Time passed by, we spent almost a year in Germany, between chemo doses to reduce the inflammation of the vasculitis and the rehab center, to walk. It was hard, uneasy and there were many moments where I broke down and gave up. The month before heading home, I contacted my university to continue my degree and they approved. I came home and went back to work, driving alone. All I remember was I had an annual check up after my graduation and I went to my doctor laughing and told him I had something to show him – it was a picture of me holding my degree.

A support group is formed

Time passed, my health got a lot better, but I still go to the hospital for annual checkups and immune system boosters at times. During this year, I got to know many women who have lupus, some whom have just recently been diagnosed and some who have been diagnosed for years. It is then when I realised, I want to be there for them, I want to show them they are not alone, we are one family and a community that understands one another. I want to help them feel and understand that they are not alone and we all support each other. It is then when I decided to initiate a WhatsApp support group where we discuss many things and became like a family in it. Believe it or not, we all came to one conclusion, that we always thought we knew enough about the illness but we learnt more and more through the group. No two lupus patients are exactly in the same plight. 

I then realised it is not enough, we need to educate ourselves, families and people around us more. I cannot change the world but I can try to help lupus patients to feel less pain and sadness when comments are thrown their way about their thinning hair, skin rash, and weight fluctuations. That Is when I decided to put myself out there to the world and society through Instagram through the account @zone.goodvibes for two main reasons: 

  1. We, the lupus warriors, can live a life that’s full of accomplishments, fun and adventures just like any other person, so stop looking at us and treating us like an infection in some cases.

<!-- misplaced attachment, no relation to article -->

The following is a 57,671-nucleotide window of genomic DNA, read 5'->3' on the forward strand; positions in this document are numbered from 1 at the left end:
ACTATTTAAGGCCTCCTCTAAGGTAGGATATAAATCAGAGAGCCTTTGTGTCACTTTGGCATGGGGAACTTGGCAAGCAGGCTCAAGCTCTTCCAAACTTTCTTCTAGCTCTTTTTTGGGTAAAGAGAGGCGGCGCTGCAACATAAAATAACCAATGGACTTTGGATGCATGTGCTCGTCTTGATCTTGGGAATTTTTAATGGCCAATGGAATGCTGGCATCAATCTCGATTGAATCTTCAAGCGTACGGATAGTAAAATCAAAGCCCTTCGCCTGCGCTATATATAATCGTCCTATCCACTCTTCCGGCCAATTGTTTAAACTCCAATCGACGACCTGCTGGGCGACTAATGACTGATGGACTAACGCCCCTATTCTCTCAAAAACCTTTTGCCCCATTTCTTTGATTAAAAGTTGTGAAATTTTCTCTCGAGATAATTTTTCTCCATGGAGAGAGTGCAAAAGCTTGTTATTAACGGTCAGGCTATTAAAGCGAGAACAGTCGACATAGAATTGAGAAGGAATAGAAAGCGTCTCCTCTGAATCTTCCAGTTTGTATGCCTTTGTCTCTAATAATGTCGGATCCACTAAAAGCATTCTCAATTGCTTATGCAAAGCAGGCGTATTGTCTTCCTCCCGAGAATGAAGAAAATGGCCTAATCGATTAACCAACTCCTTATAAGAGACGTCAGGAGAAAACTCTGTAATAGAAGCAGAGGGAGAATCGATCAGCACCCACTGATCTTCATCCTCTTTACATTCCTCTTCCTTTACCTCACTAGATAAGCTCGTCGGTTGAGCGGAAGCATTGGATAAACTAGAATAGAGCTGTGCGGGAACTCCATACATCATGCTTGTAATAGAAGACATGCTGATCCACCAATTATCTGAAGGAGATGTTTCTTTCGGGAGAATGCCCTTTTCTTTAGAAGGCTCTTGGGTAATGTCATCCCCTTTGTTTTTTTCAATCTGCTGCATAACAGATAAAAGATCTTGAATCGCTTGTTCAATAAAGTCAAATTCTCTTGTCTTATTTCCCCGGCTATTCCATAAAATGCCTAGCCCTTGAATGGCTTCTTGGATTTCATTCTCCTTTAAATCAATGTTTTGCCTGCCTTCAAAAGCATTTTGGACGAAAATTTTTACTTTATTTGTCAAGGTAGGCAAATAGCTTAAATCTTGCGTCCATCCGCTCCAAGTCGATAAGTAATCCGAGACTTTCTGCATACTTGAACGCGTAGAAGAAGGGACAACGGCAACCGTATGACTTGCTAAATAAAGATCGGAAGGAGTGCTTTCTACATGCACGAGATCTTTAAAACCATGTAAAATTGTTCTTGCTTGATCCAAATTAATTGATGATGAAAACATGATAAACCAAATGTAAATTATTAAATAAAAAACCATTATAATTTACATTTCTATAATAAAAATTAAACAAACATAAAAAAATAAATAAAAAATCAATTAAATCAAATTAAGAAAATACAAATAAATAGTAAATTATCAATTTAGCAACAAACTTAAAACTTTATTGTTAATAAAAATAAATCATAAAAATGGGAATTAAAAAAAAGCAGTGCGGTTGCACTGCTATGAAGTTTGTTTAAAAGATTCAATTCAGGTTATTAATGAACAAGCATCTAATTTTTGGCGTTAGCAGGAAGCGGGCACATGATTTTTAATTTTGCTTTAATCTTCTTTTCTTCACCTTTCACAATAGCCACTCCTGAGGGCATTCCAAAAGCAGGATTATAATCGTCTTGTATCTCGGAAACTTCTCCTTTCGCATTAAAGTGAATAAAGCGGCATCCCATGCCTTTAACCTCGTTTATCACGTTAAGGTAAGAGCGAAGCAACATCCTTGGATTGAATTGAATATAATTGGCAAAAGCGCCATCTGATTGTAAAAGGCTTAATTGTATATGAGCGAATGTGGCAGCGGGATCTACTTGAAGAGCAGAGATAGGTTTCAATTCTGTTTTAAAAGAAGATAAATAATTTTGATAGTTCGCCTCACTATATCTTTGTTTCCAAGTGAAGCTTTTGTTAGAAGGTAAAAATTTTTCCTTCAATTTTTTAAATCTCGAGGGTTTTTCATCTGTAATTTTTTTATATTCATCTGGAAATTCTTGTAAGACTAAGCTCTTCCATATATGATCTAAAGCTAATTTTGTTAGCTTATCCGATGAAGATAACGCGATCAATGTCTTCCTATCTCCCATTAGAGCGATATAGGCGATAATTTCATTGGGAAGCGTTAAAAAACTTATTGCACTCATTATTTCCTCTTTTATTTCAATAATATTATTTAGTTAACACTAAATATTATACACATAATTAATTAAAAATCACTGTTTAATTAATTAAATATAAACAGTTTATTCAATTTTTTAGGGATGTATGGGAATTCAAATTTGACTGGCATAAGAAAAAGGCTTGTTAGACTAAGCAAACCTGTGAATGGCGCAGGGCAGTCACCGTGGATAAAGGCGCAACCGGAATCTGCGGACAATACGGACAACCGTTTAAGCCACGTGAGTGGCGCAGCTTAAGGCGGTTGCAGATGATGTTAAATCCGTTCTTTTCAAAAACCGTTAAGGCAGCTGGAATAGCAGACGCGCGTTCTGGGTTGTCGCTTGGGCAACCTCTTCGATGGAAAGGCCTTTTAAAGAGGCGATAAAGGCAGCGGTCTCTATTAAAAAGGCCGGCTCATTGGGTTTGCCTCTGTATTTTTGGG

2. And to help the lupus patients understand what they are going through, to let them know they are not alone. We are all here to support one another. 

We are all born special in this world in our own way, and my uniqueness came through my other half lupus only after we made peace with each other. This is why I have started a journey to try my level best to help other lupus patients find themselves and make peace in accepting their other half life, like I did. I aim to spread awareness about lupus in Oman like there is much awareness about other illnesses.

I dream that the day will come when lupus patients will be understood and not judged by many, and they will barely hear hurtful comments. Lupus made me who I am and it is the reason I am here to spread good vibes. 


What is lupus?

Lupus erythematosus is a systemic autoimmune disease that occurs when your body’s immune system attacks your own tissues and organs. Inflammation caused by lupus can affect many different body systems — including your joints, skin, kidneys, blood cells, brain, heart and lungs.

Lupus can be difficult to diagnose because its signs and symptoms often mimic those of other ailments. The most distinctive sign of lupus — a facial rash that resembles the wings of a butterfly unfolding across both cheeks — occurs in many but not all cases of lupus.

Some people are born with a tendency toward developing lupus, which may be triggered by infections, certain drugs or even sunlight. While there’s no cure for lupus, treatments can help control symptoms.

No two cases of lupus are exactly alike. Signs and symptoms may come on suddenly or develop slowly, may be mild or severe, and may be temporary or permanent. Most people with lupus have mild disease characterised by episodes — called flares — when signs and symptoms get worse for a while, then improve or even disappear completely for a time.

(Source: Mayo Clinic)